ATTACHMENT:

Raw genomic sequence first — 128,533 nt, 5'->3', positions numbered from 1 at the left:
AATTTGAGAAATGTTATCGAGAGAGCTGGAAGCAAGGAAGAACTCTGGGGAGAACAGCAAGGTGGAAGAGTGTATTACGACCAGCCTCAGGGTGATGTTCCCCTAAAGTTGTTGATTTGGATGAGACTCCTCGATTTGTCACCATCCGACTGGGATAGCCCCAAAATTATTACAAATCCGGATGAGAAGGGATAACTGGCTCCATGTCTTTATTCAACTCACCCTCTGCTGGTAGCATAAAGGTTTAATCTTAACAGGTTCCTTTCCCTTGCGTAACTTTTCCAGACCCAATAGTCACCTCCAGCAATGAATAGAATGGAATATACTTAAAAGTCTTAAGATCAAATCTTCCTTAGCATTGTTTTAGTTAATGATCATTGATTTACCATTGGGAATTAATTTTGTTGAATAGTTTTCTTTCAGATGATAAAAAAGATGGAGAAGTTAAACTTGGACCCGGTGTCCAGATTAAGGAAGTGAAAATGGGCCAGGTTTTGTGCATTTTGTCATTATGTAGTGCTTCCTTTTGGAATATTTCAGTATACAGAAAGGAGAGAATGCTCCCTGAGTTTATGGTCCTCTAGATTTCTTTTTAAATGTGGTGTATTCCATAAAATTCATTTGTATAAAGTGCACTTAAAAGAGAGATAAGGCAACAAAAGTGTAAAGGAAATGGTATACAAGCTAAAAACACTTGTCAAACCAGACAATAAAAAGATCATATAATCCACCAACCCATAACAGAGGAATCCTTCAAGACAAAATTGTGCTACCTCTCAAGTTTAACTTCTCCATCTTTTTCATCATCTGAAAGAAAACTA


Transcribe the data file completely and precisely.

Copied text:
Raw genomic sequence first — 128,533 nt, 5'->3', positions numbered from 1 at the left:
AATTTGAGAAATGTTATCGAGAGAGCTGGAAGCAAGGAAGAACTCTGGGGAGAACAGCAAGGTGGAAGAGTGTATTACGACCAGCCTCAGGGTGATGTTCCCCTAAAGTTGTTGATTTGGATGAGACTCCTCGATTTGTCACCATCCGACTGGGATAGCCCCAAAATTATTACAAATCCGGATGAGAAGGGATAACTGGCTCCATGTCTTTATTCAACTCACCCTCTGCTGGTAGCATAAAGGTTTAATCTTAACAGGTTCCTTTCCCTTGCGTAACTTTTCCAGACCCAATAGTCACCTCCAGCAATGAATAGAATGGAATATACTTAAAAGTCTTAAGATCAAATCTTCCTTAGCATTGTTTTAGTTAATGATCATTGATTTACCATTGGGAATTAATTTTGTTGAATAGTTTTCTTTCAGATGATAAAAAAGATGGAGAAGTTAAACTTGGACCCGGTGTCCAGATTAAGGAAGTGAAAATGGGCCAGGTTTTGTGCATTTTGTCATTATGTAGTGCTTCCTTTTGGAATATTTCAGTATACAGAAAGGAGAGAATGCTCCCTGAGTTTATGGTCCTCTAGATTTCTTTTTAAATGTGGTGTATTCCATAAAATTCATTTGTATAAAGTGCACTTAAAAGAGAGATAAGGCAACAAAAGTGTAAAGGAAATGGTATACAAGCTAAAAACACTTGTCAAACCAGACAATAAAAAGATCATATAATCCACCAACCCATAACAGAGGAATCCTTCAAGACAAAATTGTGCTACCTCTCAAGTTTAACTTCTCCATCTTTTTCATCATCTGAAAGAAAACTA